Flooding Slows Connection Of New Mississippi River Bridge
Add the New Mississippi River Bridge to the list of elements in the region affected by the most recent round of flooding.
On their Facebook page today, those behind the project (a collaboration of the Missouri and Illinois Departments Of Transportation) stated that the current river levels "continue to slow down the plans for the bridge connecting in the middle. Right now, it looks like it may happen sometime in July."
Here's a panoramic photo of the bridge as it looked on May 30, 2013:
It's not the first time the project has been impacted by river levels. As we reported in June 2012, the opposite problem, too little water, was causing issues:
"Believe it or not, it's a problem that the river is a little bit too low," Greg Horn with the Missouri Department of Transportation, said. "The cranes aren't quite tall enough to each all the way to the top. 108-degree heat is kind of a little hard to work in, too."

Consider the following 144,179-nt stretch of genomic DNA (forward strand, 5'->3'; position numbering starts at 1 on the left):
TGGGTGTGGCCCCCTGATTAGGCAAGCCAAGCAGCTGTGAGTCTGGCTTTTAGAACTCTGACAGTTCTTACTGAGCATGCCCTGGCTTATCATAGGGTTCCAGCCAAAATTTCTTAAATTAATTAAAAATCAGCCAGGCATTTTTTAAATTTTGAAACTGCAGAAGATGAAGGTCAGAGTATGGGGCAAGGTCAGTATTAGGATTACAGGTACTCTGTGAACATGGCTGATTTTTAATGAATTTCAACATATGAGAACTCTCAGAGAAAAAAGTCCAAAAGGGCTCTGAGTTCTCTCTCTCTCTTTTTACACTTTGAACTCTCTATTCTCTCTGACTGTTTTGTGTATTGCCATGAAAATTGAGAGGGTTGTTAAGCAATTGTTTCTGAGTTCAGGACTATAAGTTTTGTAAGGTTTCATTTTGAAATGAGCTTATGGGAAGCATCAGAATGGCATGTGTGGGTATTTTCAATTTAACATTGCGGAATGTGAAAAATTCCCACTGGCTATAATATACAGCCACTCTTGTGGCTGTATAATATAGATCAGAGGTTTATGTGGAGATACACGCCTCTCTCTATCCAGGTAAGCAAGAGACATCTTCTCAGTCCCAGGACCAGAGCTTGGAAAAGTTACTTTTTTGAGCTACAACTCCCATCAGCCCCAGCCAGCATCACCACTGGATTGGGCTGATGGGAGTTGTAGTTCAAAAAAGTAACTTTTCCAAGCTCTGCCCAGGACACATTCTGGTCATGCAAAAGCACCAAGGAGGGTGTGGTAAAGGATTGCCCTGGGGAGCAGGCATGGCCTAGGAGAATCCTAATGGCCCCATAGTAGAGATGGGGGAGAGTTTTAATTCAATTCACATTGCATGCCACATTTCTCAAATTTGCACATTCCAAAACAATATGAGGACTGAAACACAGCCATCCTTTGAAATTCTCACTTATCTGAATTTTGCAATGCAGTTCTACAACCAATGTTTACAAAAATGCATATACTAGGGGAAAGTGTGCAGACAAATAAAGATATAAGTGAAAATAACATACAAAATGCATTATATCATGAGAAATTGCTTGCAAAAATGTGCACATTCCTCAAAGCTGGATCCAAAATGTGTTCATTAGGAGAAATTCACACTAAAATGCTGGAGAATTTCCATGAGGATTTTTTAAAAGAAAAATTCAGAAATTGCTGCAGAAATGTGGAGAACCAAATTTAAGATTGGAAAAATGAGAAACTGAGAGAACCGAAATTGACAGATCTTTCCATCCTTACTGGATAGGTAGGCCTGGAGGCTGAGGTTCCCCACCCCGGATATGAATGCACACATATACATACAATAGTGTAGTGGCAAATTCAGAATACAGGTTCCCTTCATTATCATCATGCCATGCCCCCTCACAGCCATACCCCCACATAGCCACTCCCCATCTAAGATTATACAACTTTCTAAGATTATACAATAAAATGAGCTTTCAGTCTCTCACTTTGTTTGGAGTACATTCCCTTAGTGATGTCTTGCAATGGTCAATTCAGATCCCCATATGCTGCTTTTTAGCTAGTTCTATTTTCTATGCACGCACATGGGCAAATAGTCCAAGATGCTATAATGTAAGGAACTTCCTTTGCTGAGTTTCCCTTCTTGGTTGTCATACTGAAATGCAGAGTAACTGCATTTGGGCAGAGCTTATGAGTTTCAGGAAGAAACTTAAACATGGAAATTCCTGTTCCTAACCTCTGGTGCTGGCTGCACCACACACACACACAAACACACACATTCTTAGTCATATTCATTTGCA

Horn also said then that another flood in 2010 wiped out three months of work.
The bridge project, including some of the highway shuffling and construction to go along with it, has an expected price tag of $667 million. Despite the setbacks, traffic is expected to begin crossing the bridge in early 2014, perhaps by late February or early March, according to the project's Facebook response to our question today.
Now, what the bridge will be named once it's completed? That's another story altogether.
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